The Thylacine was the largest known carnivorous marsupial of modern times. It is commonly known as the Tasmanian tiger (because of its striped lower back) or the Tasmanian wolf. Native to Australia (particularly the southern island of Tasmania) and New Guinea, it is believed to have become extinct in the 20th century.
Here are 5 things you may not know about the Thylacine:
1. The Thylacine had a pouch in BOTH sexes
The Thylacine was one of only two marsupials to have a pouch in both sexes (the other being the water opossum). The male Thylacine had a pouch that acted as a protective sheath, covering his external reproductive organs while he ran through thick brush.The female thylacine had a pouch with four teats, but unlike many other marsupials, the pouch opened to the rear of its body. Males had a scrotal pouch, unique amongst the Australian marsupials, into which they could withdraw their scrotal sac.
One of only two known photos of a thylacine with a distended pouch, bearing young. Adelaide Zoo, 1889
2. The Thylacine had strange feet
Thylacine footprints could be distinguished from other native or introduced animals; unlike foxes, cats, dogs, wombats or Tasmanian devils. Thylacines had a very large rear pad and four obvious front pads, arranged in almost a straight line. The hindfeet were similar to the forefeet but had four digits rather than five. Their claws were non-retractable.
3. White settlers killed over 2000 Thylacines in Tasmania
The Thylacine survived into the 1930s on the island state of Tasmania. They were rarely sighted during this time but slowly began to be credited with numerous attacks on sheep. This led to the establishment of bounty schemes in an attempt to control their numbers. The Van Diemen’s Land Company introduced bounties on the thylacine from as early as 1830, and between 1888 and 1909 the Tasmanian government paid £1 per head. (the equivalent of £100 or more today) for dead adult thylacines and ten shillings for pups. In all they paid out 2,184 bounties, but it is thought that many more thylacines were killed than were claimed for. The last known thylacine to be killed in the wild was shot in 1930 by Wilf Batty, a farmer from Mawbanna, in the northeast of the state. The animal, believed to have been a male, had been seen around Batty’s house for several weeks.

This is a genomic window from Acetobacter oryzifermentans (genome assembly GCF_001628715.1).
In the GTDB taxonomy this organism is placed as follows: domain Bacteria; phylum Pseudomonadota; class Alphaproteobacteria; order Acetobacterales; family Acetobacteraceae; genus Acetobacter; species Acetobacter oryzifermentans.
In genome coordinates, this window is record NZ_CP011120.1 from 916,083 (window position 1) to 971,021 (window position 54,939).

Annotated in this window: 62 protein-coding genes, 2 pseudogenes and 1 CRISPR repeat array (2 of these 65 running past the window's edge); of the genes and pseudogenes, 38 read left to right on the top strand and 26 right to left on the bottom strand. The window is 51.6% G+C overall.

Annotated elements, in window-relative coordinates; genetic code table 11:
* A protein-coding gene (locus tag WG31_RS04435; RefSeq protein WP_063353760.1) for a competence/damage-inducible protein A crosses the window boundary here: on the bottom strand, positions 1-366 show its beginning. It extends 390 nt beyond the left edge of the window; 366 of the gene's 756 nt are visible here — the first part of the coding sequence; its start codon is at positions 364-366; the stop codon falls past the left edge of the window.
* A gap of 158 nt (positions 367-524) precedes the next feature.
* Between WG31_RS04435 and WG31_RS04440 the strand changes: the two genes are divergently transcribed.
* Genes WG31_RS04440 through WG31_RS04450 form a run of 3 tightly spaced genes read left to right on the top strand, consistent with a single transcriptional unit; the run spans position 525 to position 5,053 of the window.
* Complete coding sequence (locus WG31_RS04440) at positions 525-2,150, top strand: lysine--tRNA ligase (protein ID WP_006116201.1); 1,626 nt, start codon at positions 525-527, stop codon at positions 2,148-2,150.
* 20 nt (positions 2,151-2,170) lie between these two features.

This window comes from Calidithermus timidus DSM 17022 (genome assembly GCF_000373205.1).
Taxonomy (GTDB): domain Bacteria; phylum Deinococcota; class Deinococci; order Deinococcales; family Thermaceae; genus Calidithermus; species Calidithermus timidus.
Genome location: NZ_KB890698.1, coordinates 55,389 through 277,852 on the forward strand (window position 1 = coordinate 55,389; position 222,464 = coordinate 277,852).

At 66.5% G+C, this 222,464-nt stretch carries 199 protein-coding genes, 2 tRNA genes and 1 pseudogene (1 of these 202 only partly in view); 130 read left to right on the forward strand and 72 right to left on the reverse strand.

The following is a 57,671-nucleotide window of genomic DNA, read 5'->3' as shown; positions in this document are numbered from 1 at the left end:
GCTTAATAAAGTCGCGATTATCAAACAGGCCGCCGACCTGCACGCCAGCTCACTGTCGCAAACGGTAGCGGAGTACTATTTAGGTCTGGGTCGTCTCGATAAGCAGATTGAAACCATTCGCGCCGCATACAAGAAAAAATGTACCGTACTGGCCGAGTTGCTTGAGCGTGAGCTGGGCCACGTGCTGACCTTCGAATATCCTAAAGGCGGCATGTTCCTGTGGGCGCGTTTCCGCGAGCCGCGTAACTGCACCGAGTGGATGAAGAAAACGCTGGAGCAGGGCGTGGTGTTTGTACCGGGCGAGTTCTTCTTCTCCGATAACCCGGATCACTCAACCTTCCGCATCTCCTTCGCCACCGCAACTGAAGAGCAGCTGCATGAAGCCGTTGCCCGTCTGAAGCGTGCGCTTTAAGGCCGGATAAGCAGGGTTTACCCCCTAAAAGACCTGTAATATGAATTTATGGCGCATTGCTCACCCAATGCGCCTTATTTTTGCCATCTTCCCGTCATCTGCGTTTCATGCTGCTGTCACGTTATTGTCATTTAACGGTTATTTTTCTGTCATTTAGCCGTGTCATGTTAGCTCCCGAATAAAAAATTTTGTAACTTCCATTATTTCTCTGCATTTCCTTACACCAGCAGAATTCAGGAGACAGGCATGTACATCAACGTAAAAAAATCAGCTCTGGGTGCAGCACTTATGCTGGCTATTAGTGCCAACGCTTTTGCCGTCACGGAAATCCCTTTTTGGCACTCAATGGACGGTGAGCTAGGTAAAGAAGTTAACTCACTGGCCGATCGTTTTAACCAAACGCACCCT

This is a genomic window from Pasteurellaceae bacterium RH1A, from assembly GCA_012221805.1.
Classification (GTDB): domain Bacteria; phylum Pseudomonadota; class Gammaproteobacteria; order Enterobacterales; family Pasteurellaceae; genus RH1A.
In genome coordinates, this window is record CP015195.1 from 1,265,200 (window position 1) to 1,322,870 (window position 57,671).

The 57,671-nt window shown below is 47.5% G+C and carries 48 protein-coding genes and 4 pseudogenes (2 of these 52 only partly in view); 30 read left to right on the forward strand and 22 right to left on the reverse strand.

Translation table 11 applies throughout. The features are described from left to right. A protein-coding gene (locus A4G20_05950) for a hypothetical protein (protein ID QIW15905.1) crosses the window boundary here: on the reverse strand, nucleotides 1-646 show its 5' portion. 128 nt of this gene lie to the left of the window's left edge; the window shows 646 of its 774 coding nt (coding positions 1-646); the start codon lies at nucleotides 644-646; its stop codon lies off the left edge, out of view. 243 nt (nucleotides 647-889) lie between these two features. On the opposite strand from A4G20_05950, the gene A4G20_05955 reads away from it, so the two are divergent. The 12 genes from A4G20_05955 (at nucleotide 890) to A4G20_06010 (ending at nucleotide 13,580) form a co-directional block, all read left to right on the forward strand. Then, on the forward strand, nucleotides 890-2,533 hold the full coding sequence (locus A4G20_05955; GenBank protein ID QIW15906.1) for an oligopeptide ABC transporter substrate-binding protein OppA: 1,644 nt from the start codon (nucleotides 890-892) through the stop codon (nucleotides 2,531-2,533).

4. The last captive Thylacine died in 1936
The last captive thylacine, later referred to as “Benjamin”, was trapped in the Florentine Valley by Elias Churchill in 1933, and sent to the Hobart Zoo where it lived for three years. The thylacine died on 7 September 1936. It is believed to have died as the result of neglect—locked out of its sheltered sleeping quarters, it was exposed to a rare occurrence of extreme Tasmanian weather: extreme heat during the day and freezing temperatures at night. The thylacine features in the last known motion picture footage of a living specimen: 62 seconds of black-and-white footage showing the thylacine in its enclosure in a clip taken in 1933, by naturalist David Fleay.
5. There have been over 3,800 Thylacine sightings on the Australian mainland since 1936
The Australian Rare Fauna Research Association reports having 3,800 sightings on file from mainland Australia since the 1936 extinction date, while the Mystery Animal Research Centre of Australia recorded 138 up to 1998, and the Department of Conservation and Land Management recorded 65 in Western Australia over the same period. Independent thylacine researchers Buck and Joan Emburg of Tasmania report 360 Tasmanian and 269 mainland post-extinction 20th century sightings, figures compiled from several sources. On the mainland, sightings are most frequently reported in Southern Victoria.
Sourced from: https://en.wikipedia.org/wiki/Thylacine